March 30, 2018 / 4:27 PM / 4 months ago

Prominent Houston pastor indicted on charges of defrauding parishioners

HOUSTON, March 30 (Reuters) - A prominent Houston pastor who counseled presidents and top executives was charged on Friday with selling investors more than $1 million in worthless Chinese bonds and using proceeds for his own benefit, federal authorities said.

Kirbyjon Caldwell, 64, senior pastor at the about 17,000-member Windsor Village United Methodist Church in Houston, one of the nation’s largest Protestant churches, was charged with wire fraud and money laundering charges in connection with the sale of historical bonds to mostly elderly investors.

The bonds were issued by the former Republic of China prior to 1949, are not recognized by China’s current government and have no investment value, U.S. Attorney for the Western District of Louisiana Alexander C. Van Hook said.

Caldwell, an adviser to former presidents and executives, including George W. Bush and the late Enron Corp Chief Executive Kenneth Lay, was unaware the bonds were worthless and had invested his own money, his attorney said.

“He’s 100 percent, absolutely not guilty of these charges,” Caldwell’s attorney, Dan Cogdell, said in a broadcast interview. “He was the biggest investor in these bonds; he completely believed these bonds were legitimate.”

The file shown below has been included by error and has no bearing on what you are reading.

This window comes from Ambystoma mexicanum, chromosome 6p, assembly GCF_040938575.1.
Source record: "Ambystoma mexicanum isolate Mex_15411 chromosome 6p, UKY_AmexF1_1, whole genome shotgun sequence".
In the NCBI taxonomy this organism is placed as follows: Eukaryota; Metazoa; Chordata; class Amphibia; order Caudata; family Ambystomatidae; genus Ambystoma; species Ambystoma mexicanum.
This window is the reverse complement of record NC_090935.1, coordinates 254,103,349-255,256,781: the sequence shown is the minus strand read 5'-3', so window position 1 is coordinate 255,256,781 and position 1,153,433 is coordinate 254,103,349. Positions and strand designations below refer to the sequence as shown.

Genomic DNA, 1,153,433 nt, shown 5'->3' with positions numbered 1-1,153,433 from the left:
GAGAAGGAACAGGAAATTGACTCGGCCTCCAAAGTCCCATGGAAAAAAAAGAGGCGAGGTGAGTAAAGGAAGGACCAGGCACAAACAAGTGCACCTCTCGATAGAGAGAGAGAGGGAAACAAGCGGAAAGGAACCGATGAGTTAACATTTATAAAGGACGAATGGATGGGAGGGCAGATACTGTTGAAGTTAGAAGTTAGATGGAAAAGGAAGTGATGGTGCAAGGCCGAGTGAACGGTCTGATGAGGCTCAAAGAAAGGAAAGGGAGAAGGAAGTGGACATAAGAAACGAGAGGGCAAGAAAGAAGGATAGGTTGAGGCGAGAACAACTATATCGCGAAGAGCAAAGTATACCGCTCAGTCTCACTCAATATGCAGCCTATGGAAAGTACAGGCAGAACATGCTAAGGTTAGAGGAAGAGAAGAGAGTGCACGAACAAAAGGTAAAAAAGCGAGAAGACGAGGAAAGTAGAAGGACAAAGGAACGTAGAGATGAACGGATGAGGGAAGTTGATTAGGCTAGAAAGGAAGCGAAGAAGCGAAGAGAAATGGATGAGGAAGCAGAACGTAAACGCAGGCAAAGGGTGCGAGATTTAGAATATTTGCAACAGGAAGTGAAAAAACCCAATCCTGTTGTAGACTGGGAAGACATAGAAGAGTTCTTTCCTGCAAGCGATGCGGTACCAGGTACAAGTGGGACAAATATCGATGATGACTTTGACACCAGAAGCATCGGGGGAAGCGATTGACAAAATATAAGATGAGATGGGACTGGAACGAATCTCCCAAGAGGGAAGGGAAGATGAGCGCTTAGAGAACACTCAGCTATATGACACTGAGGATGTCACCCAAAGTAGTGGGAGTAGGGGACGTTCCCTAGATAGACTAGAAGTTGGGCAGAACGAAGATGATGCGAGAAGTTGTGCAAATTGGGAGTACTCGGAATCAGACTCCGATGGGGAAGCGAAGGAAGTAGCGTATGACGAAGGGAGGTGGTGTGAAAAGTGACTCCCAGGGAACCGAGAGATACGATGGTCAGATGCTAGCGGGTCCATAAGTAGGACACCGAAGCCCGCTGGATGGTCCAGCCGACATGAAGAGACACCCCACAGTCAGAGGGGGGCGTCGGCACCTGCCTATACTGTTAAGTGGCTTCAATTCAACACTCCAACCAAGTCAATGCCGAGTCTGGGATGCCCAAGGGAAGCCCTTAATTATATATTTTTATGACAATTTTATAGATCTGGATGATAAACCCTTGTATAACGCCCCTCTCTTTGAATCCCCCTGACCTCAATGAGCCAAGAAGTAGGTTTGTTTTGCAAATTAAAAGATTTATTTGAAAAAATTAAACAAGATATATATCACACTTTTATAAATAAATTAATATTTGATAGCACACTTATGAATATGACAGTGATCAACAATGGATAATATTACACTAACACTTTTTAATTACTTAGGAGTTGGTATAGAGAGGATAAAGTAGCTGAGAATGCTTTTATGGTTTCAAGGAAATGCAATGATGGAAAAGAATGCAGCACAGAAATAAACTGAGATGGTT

Caldwell and Gregory Alan Smith, 55, operator and manager of Smith Financial Group in Shreveport, were charged by a federal grand jury in a 13-count indictment, prosecutors said.

Smith, who worked as a financial planner, was barred from the broker-dealer business since 2010 by the Financial Industry Regulatory Authority, the SEC said.

Calls to the Windsor Village United Methodist Church were not answered on Friday, and Smith could not be reached at his office.

The two men face separate charges of defrauding investors by the U.S. Securities and Exchange Commission in connection with the bond sales. Caldwell and Smith raised at least $3.4 million from 29 mostly elderly investors, and used some of the proceeds for personal expenses, the SEC alleged.

“Caldwell took advantage of his victims, encouraging them to remain faithful even as he and Smith broke that faith, stealing from elderly investors in an outright fraud,” said Eric I. Bustillo, director of the SEC’s Miami Regional Office. (Reporting by Gary McWilliams; Editing by David Gregorio)

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